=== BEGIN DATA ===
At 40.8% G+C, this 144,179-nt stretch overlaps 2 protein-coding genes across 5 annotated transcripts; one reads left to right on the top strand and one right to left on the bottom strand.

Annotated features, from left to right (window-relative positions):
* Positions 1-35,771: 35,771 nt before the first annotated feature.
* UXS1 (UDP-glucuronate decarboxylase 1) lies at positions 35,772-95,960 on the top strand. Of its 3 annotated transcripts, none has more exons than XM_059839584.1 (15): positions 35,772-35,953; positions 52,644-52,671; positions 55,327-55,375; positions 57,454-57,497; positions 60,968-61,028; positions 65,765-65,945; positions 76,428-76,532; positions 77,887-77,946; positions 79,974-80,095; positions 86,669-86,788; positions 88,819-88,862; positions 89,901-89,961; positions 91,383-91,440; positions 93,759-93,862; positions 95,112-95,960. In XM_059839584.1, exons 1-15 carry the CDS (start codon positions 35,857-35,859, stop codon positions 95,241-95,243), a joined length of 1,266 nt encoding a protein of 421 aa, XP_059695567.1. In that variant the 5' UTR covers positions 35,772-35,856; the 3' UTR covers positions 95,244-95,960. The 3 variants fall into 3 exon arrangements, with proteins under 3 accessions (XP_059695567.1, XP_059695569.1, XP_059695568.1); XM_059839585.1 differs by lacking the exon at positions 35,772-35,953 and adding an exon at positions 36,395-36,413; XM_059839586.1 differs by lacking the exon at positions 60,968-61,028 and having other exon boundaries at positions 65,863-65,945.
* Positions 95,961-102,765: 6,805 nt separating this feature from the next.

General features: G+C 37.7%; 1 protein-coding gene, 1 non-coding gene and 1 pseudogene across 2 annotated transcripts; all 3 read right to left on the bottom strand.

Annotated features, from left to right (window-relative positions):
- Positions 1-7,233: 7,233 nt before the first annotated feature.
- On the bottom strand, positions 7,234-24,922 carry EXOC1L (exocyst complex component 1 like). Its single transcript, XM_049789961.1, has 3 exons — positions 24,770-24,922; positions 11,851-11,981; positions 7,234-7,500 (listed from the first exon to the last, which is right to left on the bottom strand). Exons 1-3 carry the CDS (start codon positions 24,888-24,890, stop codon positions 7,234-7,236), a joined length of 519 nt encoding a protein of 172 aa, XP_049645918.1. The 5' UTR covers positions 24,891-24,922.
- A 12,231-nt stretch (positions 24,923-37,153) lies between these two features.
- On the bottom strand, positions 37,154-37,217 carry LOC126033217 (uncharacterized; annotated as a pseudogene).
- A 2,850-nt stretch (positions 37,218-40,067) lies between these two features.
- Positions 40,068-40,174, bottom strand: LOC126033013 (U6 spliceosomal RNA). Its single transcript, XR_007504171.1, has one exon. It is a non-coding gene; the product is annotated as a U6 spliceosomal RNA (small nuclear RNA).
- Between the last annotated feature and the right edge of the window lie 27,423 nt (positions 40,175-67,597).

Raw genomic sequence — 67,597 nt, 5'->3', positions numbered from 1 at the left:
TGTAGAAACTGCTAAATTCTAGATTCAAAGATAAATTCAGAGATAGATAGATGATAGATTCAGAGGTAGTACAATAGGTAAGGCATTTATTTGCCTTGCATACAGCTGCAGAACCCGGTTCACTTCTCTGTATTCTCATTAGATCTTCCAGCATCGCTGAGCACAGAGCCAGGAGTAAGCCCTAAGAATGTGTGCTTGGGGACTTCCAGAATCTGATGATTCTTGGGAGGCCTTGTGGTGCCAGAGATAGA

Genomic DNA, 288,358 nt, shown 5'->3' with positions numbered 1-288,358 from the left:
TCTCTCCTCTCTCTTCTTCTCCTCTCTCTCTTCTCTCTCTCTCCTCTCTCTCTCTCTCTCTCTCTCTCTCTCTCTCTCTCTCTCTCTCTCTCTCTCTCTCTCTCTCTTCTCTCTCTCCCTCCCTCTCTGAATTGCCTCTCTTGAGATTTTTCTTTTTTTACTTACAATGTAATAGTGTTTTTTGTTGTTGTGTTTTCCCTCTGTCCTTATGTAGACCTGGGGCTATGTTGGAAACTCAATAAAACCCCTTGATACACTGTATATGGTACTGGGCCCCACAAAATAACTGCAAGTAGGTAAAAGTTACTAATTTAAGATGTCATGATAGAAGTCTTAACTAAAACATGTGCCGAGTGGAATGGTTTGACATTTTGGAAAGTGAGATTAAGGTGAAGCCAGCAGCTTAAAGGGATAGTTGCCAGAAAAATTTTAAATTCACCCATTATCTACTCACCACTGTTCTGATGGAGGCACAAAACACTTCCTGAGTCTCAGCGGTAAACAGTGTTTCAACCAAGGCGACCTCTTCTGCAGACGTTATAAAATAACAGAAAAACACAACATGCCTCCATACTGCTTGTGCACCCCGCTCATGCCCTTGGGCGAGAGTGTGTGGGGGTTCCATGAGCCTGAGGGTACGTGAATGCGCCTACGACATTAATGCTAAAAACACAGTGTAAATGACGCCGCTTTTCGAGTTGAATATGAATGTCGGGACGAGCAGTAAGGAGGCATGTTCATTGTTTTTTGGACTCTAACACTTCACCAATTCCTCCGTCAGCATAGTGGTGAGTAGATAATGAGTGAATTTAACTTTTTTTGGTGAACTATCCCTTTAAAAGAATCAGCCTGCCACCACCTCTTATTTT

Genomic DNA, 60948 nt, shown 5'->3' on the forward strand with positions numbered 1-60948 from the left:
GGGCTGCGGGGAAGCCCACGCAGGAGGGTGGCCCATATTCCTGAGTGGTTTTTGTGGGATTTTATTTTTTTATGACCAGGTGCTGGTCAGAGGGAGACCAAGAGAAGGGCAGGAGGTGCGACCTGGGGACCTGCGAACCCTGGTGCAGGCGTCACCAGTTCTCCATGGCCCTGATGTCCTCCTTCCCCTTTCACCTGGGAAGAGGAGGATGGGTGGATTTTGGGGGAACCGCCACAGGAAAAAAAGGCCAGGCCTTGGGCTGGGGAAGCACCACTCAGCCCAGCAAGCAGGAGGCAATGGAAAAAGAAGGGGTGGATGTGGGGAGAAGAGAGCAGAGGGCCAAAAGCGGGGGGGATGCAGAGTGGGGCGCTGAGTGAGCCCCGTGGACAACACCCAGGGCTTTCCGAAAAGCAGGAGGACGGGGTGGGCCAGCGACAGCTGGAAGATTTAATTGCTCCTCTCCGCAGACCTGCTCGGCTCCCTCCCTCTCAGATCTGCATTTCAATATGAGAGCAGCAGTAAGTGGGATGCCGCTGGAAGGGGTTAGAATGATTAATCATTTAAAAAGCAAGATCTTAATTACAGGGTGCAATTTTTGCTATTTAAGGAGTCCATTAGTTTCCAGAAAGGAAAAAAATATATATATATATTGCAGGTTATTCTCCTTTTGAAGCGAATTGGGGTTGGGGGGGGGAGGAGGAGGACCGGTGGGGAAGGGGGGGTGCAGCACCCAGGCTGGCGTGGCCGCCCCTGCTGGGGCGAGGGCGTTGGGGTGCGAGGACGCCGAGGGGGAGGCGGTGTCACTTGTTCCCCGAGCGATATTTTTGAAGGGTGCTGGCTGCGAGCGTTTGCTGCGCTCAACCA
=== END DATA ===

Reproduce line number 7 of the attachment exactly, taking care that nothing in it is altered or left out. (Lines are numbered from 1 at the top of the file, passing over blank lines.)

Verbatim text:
Annotated features, from left to right (window-relative positions):